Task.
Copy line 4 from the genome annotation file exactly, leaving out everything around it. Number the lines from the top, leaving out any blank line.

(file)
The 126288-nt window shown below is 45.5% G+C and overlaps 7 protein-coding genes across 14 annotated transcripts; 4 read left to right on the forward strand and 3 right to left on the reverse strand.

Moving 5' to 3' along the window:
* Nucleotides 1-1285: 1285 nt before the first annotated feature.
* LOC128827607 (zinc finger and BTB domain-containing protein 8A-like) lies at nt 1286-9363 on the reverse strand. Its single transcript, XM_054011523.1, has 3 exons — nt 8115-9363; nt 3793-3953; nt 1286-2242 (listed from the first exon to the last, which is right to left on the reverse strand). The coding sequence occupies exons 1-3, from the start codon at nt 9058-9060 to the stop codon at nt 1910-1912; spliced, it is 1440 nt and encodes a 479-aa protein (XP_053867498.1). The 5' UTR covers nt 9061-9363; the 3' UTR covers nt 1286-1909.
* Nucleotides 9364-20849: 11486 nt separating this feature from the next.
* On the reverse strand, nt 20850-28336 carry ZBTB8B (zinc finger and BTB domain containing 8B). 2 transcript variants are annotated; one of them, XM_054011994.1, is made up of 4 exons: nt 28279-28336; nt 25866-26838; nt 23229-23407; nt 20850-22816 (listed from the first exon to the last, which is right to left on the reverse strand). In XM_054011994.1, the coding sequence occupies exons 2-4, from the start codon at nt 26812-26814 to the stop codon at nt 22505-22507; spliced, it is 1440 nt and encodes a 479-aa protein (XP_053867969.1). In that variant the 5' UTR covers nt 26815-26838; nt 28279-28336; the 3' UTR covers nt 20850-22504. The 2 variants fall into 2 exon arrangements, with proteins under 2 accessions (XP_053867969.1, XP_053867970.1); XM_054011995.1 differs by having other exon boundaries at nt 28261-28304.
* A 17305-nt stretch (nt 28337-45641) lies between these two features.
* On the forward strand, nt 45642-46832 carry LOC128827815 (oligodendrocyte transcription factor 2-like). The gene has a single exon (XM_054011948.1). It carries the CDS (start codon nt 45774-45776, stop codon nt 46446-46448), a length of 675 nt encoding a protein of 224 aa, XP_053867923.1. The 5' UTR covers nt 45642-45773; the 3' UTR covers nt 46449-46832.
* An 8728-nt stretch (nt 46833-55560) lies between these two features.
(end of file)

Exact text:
* LOC128827607 (zinc finger and BTB domain-containing protein 8A-like) lies at nt 1286-9363 on the reverse strand. Its single transcript, XM_054011523.1, has 3 exons — nt 8115-9363; nt 3793-3953; nt 1286-2242 (listed from the first exon to the last, which is right to left on the reverse strand). The coding sequence occupies exons 1-3, from the start codon at nt 9058-9060 to the stop codon at nt 1910-1912; spliced, it is 1440 nt and encodes a 479-aa protein (XP_053867498.1). The 5' UTR covers nt 9061-9363; the 3' UTR covers nt 1286-1909.